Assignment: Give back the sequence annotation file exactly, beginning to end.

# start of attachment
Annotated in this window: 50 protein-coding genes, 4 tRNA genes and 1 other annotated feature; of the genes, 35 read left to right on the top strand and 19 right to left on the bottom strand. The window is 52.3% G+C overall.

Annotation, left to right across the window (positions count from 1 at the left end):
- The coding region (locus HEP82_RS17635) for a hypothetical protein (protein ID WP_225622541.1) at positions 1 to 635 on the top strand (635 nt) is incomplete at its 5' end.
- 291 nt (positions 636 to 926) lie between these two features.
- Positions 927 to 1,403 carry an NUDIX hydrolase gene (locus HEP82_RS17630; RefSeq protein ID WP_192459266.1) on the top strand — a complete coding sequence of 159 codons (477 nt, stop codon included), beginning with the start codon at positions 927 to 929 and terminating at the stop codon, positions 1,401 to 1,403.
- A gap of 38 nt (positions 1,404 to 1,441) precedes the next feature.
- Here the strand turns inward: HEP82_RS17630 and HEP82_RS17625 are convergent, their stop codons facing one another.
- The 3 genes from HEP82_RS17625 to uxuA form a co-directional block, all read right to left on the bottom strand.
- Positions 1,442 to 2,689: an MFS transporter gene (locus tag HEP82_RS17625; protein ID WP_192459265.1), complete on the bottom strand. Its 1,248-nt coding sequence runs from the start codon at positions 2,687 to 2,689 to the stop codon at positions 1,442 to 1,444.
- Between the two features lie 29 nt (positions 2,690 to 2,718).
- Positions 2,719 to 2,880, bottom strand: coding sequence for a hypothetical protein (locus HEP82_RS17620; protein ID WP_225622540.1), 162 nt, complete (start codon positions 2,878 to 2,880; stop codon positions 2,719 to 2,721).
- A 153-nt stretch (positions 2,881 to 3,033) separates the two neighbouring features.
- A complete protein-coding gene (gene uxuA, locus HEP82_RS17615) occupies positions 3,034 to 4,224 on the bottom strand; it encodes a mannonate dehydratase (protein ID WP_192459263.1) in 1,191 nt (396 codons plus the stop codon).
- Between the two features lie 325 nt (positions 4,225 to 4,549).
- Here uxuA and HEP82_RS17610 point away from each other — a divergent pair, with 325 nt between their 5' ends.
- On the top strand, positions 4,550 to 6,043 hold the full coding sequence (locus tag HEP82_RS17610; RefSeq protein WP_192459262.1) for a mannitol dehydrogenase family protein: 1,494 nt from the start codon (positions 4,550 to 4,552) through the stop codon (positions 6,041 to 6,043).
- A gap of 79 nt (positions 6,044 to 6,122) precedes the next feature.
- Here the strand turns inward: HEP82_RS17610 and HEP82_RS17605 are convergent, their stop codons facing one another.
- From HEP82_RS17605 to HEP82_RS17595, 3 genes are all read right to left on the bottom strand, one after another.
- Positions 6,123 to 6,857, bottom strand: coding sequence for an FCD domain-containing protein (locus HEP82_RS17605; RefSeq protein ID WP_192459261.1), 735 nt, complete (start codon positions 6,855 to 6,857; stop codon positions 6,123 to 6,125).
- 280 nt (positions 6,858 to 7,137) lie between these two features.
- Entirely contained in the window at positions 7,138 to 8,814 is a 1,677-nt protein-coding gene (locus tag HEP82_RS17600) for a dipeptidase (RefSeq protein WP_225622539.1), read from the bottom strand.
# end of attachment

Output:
Annotated in this window: 50 protein-coding genes, 4 tRNA genes and 1 other annotated feature; of the genes, 35 read left to right on the top strand and 19 right to left on the bottom strand. The window is 52.3% G+C overall.

Annotation, left to right across the window (positions count from 1 at the left end):
- The coding region (locus HEP82_RS17635) for a hypothetical protein (protein ID WP_225622541.1) at positions 1 to 635 on the top strand (635 nt) is incomplete at its 5' end.
- 291 nt (positions 636 to 926) lie between these two features.
- Positions 927 to 1,403 carry an NUDIX hydrolase gene (locus HEP82_RS17630; RefSeq protein ID WP_192459266.1) on the top strand — a complete coding sequence of 159 codons (477 nt, stop codon included), beginning with the start codon at positions 927 to 929 and terminating at the stop codon, positions 1,401 to 1,403.
- A gap of 38 nt (positions 1,404 to 1,441) precedes the next feature.
- Here the strand turns inward: HEP82_RS17630 and HEP82_RS17625 are convergent, their stop codons facing one another.
- The 3 genes from HEP82_RS17625 to uxuA form a co-directional block, all read right to left on the bottom strand.
- Positions 1,442 to 2,689: an MFS transporter gene (locus tag HEP82_RS17625; protein ID WP_192459265.1), complete on the bottom strand. Its 1,248-nt coding sequence runs from the start codon at positions 2,687 to 2,689 to the stop codon at positions 1,442 to 1,444.
- Between the two features lie 29 nt (positions 2,690 to 2,718).
- Positions 2,719 to 2,880, bottom strand: coding sequence for a hypothetical protein (locus HEP82_RS17620; protein ID WP_225622540.1), 162 nt, complete (start codon positions 2,878 to 2,880; stop codon positions 2,719 to 2,721).
- A 153-nt stretch (positions 2,881 to 3,033) separates the two neighbouring features.
- A complete protein-coding gene (gene uxuA, locus HEP82_RS17615) occupies positions 3,034 to 4,224 on the bottom strand; it encodes a mannonate dehydratase (protein ID WP_192459263.1) in 1,191 nt (396 codons plus the stop codon).
- Between the two features lie 325 nt (positions 4,225 to 4,549).
- Here uxuA and HEP82_RS17610 point away from each other — a divergent pair, with 325 nt between their 5' ends.
- On the top strand, positions 4,550 to 6,043 hold the full coding sequence (locus tag HEP82_RS17610; RefSeq protein WP_192459262.1) for a mannitol dehydrogenase family protein: 1,494 nt from the start codon (positions 4,550 to 4,552) through the stop codon (positions 6,041 to 6,043).
- A gap of 79 nt (positions 6,044 to 6,122) precedes the next feature.
- Here the strand turns inward: HEP82_RS17610 and HEP82_RS17605 are convergent, their stop codons facing one another.
- From HEP82_RS17605 to HEP82_RS17595, 3 genes are all read right to left on the bottom strand, one after another.
- Positions 6,123 to 6,857, bottom strand: coding sequence for an FCD domain-containing protein (locus HEP82_RS17605; RefSeq protein ID WP_192459261.1), 735 nt, complete (start codon positions 6,855 to 6,857; stop codon positions 6,123 to 6,125).
- 280 nt (positions 6,858 to 7,137) lie between these two features.
- Entirely contained in the window at positions 7,138 to 8,814 is a 1,677-nt protein-coding gene (locus tag HEP82_RS17600) for a dipeptidase (RefSeq protein WP_225622539.1), read from the bottom strand.